Connellsville Site Visit – October 8th, 2021

Photo taken at the Glass Factory

While in Connellsville, we visited many sights recommended to us by our community partners at the Fayette County Cultural Trust. The most obvious community asset we identified on the site was the Youghiogheny Glass Factory. While not a large employer (the owners told us they had about 14 employees at the moment), the glass factory shines as a community asset because of its international business ties and the way it brings Connellsville onto the global scene. The stained glass sheets and glass products are distributed all over the world, including Japan, Australia, and a plethora of European countries. Another key community asset that may not be as obvious is the Appalachian Creativity Center. As mentioned on their website, the ACC is much more than an art gallery. Artists come to the center to work, sell their art, and inspire each other. By doing so, community ties are strengthened. The ACC provides a casual forum for community members to convene, and inevitably have critical discussions along the lines of the community, what problems they have, what needs to be done. Study upon study has cemented the importance of social groups in political thinking and collective action. Furthermore, artists of the ACC have partnered with other groups and businesses in the community, undertaking beautification efforts such as painting murals and offering group art classes for all ages. To further our identification of county-wide assets, the team should try to have a more complete understanding of the scope of the Community Ministries. While at the clothing store site, we learned that the Community Ministries is able to give back to the community only with the help of the community itself, and provides a network of support for struggling community members in any number of difficult situations. I believe it would be beneficial to explore the total reach of the Community Ministries because they have the most direct contact with those lacking in the county, as well as a vast network that they interact with and rely on for relief.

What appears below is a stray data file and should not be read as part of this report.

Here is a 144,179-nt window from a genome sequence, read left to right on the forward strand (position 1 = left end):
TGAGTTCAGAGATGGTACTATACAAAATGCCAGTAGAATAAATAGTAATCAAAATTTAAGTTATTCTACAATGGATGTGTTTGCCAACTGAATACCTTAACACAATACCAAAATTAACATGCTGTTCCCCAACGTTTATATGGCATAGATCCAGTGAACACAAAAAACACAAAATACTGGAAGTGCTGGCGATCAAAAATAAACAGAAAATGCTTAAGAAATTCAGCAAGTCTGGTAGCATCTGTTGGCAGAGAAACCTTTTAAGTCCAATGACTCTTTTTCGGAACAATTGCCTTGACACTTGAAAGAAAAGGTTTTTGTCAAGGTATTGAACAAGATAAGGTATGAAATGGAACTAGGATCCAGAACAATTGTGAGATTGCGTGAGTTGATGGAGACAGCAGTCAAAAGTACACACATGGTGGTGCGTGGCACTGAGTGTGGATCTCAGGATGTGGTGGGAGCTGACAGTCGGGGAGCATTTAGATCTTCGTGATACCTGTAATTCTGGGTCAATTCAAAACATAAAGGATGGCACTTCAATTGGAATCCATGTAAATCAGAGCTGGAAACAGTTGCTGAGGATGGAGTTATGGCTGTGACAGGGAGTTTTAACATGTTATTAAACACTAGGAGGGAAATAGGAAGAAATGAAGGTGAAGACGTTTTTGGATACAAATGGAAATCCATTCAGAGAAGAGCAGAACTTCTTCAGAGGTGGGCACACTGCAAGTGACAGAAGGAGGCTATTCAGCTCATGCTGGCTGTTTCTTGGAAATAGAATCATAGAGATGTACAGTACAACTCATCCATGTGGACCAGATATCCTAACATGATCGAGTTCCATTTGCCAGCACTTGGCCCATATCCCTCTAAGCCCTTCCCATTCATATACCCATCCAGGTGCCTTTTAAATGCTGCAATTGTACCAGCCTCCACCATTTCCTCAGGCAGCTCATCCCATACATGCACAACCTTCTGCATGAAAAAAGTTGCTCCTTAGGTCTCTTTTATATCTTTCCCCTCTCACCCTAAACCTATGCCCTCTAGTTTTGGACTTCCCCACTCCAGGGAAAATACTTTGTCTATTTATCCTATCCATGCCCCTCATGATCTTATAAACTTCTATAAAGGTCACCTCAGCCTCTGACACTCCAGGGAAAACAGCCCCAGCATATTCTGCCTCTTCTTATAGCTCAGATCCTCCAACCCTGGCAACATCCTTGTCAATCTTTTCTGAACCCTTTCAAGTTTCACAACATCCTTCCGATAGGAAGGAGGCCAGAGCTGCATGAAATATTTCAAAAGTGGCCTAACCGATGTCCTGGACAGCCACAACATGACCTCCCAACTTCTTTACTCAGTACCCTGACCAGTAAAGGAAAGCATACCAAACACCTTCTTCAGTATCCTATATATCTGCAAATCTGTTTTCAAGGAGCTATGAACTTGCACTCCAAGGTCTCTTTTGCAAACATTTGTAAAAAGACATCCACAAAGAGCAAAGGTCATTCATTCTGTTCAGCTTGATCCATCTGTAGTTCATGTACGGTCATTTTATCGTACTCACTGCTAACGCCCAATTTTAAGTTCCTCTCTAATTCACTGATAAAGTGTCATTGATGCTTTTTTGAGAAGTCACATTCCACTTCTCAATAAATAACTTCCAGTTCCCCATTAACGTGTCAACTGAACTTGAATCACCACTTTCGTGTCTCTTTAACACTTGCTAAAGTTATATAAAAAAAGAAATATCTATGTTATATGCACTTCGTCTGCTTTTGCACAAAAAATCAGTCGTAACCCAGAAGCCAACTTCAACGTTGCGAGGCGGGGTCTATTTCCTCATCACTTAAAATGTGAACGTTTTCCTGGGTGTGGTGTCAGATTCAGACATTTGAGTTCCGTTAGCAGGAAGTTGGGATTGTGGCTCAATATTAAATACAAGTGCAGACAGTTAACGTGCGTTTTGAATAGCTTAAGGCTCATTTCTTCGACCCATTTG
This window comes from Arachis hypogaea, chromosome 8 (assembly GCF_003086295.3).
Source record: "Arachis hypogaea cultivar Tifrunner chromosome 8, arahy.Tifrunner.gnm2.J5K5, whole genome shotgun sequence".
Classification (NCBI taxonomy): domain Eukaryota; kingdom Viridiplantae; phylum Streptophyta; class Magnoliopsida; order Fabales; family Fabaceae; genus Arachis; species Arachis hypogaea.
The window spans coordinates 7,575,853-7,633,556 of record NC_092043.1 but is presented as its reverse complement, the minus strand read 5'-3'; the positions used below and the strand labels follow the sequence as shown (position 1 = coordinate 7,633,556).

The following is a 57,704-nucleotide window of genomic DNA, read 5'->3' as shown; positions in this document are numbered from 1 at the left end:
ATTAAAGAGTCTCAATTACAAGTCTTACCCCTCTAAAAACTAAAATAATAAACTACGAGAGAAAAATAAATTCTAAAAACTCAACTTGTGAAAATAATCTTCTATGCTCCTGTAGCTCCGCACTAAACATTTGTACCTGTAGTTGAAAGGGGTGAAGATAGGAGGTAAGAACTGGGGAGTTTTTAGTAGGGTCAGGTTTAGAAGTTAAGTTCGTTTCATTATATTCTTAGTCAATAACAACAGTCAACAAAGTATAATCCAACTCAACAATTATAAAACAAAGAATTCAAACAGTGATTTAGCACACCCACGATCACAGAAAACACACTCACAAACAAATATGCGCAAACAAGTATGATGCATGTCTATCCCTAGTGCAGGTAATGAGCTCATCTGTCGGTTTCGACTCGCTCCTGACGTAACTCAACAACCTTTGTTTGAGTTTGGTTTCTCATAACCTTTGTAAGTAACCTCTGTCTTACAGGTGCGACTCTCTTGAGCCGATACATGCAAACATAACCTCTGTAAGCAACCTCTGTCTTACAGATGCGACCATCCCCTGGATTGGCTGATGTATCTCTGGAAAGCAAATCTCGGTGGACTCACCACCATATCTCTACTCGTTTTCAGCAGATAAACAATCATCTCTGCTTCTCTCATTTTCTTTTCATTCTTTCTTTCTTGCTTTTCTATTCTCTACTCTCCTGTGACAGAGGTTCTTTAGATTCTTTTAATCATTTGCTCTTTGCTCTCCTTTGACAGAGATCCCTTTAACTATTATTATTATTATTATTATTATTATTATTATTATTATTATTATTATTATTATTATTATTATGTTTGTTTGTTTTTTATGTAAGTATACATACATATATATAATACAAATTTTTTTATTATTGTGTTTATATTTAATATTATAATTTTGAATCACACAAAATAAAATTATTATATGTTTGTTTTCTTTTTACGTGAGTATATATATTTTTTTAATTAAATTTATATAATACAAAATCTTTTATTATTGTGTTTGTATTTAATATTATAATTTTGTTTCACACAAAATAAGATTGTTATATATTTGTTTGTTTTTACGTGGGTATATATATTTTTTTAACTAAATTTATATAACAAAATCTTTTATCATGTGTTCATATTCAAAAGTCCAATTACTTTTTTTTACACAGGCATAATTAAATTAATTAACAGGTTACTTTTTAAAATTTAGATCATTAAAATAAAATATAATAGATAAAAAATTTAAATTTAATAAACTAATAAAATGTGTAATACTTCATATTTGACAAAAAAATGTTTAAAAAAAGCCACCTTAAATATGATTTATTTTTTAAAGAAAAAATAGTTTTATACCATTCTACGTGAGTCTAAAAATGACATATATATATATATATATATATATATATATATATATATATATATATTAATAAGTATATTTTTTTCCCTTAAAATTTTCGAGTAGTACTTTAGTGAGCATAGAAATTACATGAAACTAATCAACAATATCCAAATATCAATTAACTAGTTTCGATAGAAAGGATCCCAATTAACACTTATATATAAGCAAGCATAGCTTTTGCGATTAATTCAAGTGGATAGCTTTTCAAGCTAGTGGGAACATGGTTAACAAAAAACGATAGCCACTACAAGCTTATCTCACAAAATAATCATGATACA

We know that Fayette county and neighboring counties struggle with the brain drain – skilled, educated young people are leaving the area because they are struggling to find jobs in their field. However, I was surprised to learn that other businesses in the area are struggling to find employees as well. Daniel told us about the frozen yogurt shop that is popular in the summer but forced to close come back to school season, because it is predominantly staffed by high schoolers. Potential new businesses that could open and persuade young people to stay by modernizing the variety and appealing to their interests (night clubs, healthy lifestyle industry) would struggle to take off because of the simple lack of manpower.